I recently returned from a trip to Portugal to visit the cork forests and processing facilities that produce the corks that finish our wines. It was a great experience and a chance to learn about a critical step in the winemaking process that often gets taken for granted.
When I started my career in the 1990’s, there was a backlash against cork producers due to rates of TCA contamination (cork taint) that seem impossibly high today – reports of sometimes as much as 15% of corks being tainted. Some producers moved to alternative closures such as synthetic corks and screw caps, and the cork industry has had to work hard to regain the trust of their consumers. Now, rates of cork taint have been dramatically reduced due to a chemical-free approach to farming the cork trees, increased sorting of the starting materials, bleaching with peroxide rather than chlorine, the use of steam to remove taint, and much greater quality control of every batch of corks that leaves the factories. Unfortunately, we are still not at the level of absolutely no taint, but the rate of cork taint has been reduced to below 0.5% by many cork producers.
The cork forests themselves are real treasures. Cork trees need to mature for nine years before the first harvest of their bark, and then can be harvested every nine years after that. The first two harvests (ie 18 years) are not suitable for wine cork production due to the uneven growth of the bark. After the third harvest in the 27th year, the bark can be used to produce cork products of all types, from ground up “agglomerated” corks, to the twin top disks used in sparkling wine production, to corks of varying lengths and degrees of pitting (factors which are mostly aesthetic considerations). The farmers in Portugal told me that they plant new forests for their grandchildren, and the most common motivation is “because somebody did it for me.” Only 30% of the cork bark that is harvested is of the quality required for use in wine; the remaining 70% is used for other products such as flooring, insulation and even in producing handbags and wallets. The small amount of product that cannot be used for any other purpose is ground up and burned to provide the electricity that runs the factories.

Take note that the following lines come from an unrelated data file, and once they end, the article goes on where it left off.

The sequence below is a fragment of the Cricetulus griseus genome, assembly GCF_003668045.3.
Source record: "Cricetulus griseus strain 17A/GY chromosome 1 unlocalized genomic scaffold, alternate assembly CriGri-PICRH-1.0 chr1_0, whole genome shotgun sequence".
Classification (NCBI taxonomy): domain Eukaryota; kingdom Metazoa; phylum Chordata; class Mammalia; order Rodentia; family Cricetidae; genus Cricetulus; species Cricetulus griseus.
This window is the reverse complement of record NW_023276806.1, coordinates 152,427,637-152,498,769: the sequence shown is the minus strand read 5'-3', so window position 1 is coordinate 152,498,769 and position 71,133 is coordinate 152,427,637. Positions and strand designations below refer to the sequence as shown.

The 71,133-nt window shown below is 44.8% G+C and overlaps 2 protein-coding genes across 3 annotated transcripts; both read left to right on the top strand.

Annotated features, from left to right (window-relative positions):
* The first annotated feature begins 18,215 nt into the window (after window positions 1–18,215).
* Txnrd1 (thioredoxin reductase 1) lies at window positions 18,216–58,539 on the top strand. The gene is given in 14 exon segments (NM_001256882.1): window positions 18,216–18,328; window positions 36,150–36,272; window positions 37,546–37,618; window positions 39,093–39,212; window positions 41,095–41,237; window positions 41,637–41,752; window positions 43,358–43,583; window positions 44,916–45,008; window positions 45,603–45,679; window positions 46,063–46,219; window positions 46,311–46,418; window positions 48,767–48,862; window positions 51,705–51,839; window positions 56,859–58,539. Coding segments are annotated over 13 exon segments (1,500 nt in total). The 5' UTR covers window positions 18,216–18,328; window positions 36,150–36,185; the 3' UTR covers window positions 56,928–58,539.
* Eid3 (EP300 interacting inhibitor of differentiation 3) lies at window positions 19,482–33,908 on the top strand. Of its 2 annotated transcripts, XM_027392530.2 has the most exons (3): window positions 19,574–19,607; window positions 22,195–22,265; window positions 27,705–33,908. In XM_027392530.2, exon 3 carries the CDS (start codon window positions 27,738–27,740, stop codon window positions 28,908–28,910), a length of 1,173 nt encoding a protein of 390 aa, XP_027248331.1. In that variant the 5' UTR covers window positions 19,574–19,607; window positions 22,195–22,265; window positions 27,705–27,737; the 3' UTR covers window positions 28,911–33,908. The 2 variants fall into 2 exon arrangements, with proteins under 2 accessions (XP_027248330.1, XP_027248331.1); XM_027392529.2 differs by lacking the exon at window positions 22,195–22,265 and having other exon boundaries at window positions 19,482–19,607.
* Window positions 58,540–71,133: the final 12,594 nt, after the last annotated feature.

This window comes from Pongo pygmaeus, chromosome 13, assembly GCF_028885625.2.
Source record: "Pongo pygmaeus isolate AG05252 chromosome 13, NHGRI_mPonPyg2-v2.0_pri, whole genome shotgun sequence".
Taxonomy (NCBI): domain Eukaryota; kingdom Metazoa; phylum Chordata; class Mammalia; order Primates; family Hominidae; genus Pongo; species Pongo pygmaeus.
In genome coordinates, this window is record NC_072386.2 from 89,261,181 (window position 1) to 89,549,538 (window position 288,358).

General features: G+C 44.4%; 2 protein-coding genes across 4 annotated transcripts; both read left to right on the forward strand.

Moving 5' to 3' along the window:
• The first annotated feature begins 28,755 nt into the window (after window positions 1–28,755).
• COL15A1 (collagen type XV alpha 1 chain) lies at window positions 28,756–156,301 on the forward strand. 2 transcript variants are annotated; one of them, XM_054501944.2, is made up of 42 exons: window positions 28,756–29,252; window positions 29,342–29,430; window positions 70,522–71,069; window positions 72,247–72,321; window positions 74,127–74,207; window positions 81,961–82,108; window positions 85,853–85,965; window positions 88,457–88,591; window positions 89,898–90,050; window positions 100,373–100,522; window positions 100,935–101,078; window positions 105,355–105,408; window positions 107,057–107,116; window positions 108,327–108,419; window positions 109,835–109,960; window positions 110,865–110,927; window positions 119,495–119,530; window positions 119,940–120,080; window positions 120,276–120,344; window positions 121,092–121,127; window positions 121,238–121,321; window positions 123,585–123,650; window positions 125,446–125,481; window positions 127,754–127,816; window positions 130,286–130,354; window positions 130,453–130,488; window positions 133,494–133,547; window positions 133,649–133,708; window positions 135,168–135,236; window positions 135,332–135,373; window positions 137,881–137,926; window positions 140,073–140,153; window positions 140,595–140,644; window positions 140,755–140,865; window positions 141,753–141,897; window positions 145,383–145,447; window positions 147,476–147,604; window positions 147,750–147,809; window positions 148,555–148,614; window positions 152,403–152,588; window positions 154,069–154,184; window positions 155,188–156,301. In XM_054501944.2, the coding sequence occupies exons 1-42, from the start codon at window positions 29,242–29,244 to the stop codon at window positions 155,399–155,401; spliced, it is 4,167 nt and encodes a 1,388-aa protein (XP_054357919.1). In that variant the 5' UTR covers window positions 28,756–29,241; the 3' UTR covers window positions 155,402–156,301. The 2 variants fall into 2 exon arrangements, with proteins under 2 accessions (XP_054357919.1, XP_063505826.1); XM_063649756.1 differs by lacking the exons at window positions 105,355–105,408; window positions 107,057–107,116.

Cork forests are planted on the upper limit of the Sahara desert in Algeria, Morocco and other North African contries and stretch into southern Portugal and Spain, where they help to prevent erosion and prevent the desertification of a very vulnerable ecosystem. The trees themselves grow in extremely dry conditions, practically in pure sand and rock, and are not irrigated and are often not treated with any chemical fertilizers, pesticides, etc, at all. The cork industry also provides jobs for thousands of people in countries that have been hit hard by the recession. The corks themselves can be recycled into products like shoes, cork boards and more, and here in Wine Country, it’s common to see cork collection bins for this purpose. So, all in all, natural corks are a product that one can really feel good about.
I do believe that there is a place for alternative closures in the wine world, but for the wines that I produce, I think that natural cork is the best closure because of the enhanced aging due to a limited yet constant exchange of oxygen. Also, natural corks are easy to remove from the bottle, and I am personally drawn to the rich history of its use in winemaking. There is no sound I like better than the satisfying “pop” as a cork is removed from a bottle of wine.
-Sally Johnson Blum, Winemaker